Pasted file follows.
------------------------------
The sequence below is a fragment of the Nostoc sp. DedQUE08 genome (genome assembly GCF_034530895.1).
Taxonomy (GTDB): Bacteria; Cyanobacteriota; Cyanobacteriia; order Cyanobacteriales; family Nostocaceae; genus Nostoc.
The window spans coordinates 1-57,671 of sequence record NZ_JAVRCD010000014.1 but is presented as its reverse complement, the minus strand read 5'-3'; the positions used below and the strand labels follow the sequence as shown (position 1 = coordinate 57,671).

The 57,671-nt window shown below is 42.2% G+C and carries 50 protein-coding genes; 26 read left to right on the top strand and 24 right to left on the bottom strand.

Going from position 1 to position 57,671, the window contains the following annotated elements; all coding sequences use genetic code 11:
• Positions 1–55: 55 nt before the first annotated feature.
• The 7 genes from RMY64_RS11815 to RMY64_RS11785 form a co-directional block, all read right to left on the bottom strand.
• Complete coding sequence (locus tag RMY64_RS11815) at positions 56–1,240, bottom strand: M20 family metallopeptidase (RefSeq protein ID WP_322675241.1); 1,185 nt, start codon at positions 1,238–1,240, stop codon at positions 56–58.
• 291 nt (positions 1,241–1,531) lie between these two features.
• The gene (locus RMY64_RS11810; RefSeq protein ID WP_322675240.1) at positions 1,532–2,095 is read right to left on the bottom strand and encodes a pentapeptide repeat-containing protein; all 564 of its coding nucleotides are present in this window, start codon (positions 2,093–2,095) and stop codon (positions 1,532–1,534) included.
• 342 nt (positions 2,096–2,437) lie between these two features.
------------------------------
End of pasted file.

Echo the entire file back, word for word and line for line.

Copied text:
The sequence below is a fragment of the Nostoc sp. DedQUE08 genome (genome assembly GCF_034530895.1).
Taxonomy (GTDB): Bacteria; Cyanobacteriota; Cyanobacteriia; order Cyanobacteriales; family Nostocaceae; genus Nostoc.
The window spans coordinates 1-57,671 of sequence record NZ_JAVRCD010000014.1 but is presented as its reverse complement, the minus strand read 5'-3'; the positions used below and the strand labels follow the sequence as shown (position 1 = coordinate 57,671).

The 57,671-nt window shown below is 42.2% G+C and carries 50 protein-coding genes; 26 read left to right on the top strand and 24 right to left on the bottom strand.

Going from position 1 to position 57,671, the window contains the following annotated elements; all coding sequences use genetic code 11:
• Positions 1–55: 55 nt before the first annotated feature.
• The 7 genes from RMY64_RS11815 to RMY64_RS11785 form a co-directional block, all read right to left on the bottom strand.
• Complete coding sequence (locus tag RMY64_RS11815) at positions 56–1,240, bottom strand: M20 family metallopeptidase (RefSeq protein ID WP_322675241.1); 1,185 nt, start codon at positions 1,238–1,240, stop codon at positions 56–58.
• 291 nt (positions 1,241–1,531) lie between these two features.
• The gene (locus RMY64_RS11810; RefSeq protein ID WP_322675240.1) at positions 1,532–2,095 is read right to left on the bottom strand and encodes a pentapeptide repeat-containing protein; all 564 of its coding nucleotides are present in this window, start codon (positions 2,093–2,095) and stop codon (positions 1,532–1,534) included.
• 342 nt (positions 2,096–2,437) lie between these two features.